Two games. Two solid defensive performances. Two losses.
It's been a frustrating stretch for the Nebraska basketball team the past two weeks, as despite holding their past two opponents to 64 points the Huskers have lost two straight to Pac-10 foes Arizona State and Oregon State.
In those past two games, NU shot a combined 35.2 percent from the field, including a dismal 28.9 percent against Arizona State.
While Nebraska hasn't exactly been known as an offensive powerhouse since head coach Doc Sadler took over two seasons ago, its 6-0 start to this season gave many hope that this might be the year the Huskers took their program to the next level.
Instead, they currently find themselves in the same old predicament - trying to find a consistent identity on offense.
"There's concern, but it's more of us just needing to be patient and also being more aggressive," senior guard Paul Velander said. "Doc tells us to do it, and we didn't execute. It's on us. We've got a long season, though. I know it'll get fixed."
One of the more apparent reasons for Nebraska's recent offensive struggle has been its inability to figure the zone defenses both Arizona State and Oregon State ran to great success against it.
By keeping the Huskers from running the floor and getting points in transition, both the Sun Devils and the Beavers were able to force NU to get the bulk of it offensive production from its half-court offense.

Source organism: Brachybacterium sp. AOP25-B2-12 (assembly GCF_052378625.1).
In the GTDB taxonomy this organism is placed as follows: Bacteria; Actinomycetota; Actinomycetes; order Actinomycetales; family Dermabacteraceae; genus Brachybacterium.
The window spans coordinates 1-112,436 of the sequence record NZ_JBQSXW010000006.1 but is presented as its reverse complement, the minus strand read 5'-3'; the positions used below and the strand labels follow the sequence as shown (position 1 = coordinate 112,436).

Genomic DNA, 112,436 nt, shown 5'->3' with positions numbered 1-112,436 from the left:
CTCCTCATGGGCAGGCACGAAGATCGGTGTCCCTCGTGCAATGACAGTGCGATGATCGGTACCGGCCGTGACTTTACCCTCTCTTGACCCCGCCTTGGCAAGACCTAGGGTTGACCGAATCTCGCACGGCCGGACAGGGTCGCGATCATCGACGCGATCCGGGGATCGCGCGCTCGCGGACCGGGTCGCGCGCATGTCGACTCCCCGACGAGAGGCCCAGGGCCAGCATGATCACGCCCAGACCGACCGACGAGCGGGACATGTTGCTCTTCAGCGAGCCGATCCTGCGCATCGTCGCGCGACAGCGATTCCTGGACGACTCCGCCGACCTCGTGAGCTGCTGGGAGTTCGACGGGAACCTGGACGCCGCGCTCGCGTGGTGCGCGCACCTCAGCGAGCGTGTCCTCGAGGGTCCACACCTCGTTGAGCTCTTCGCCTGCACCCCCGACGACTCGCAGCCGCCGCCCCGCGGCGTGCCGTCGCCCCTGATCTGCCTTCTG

Though the Huskers have struggled in finding consistency in their half-court scoring, they had been able to mask it by getting points in bunches by forcing turnovers defensively.
The past two games, however, their turnovers forced were decreased, and the Huskers had to slow down their tempo and try and get baskets off set plays. With an average of just 53.5 points in the two losses, it's obvious that when NU is forced to hold back its transition game, its scoring takes a significant hit.
"We're better when we're pushing the ball," sophomore point guard Cookie Miller said. "I've been watching film, and you can really see that when we're pushing the ball we get into a good momentum an get the game going. We slowed the ball up a lot the last two games. Watching the tape, I don't know how many fast breaks we had, but I think we only converted on like two or three of them.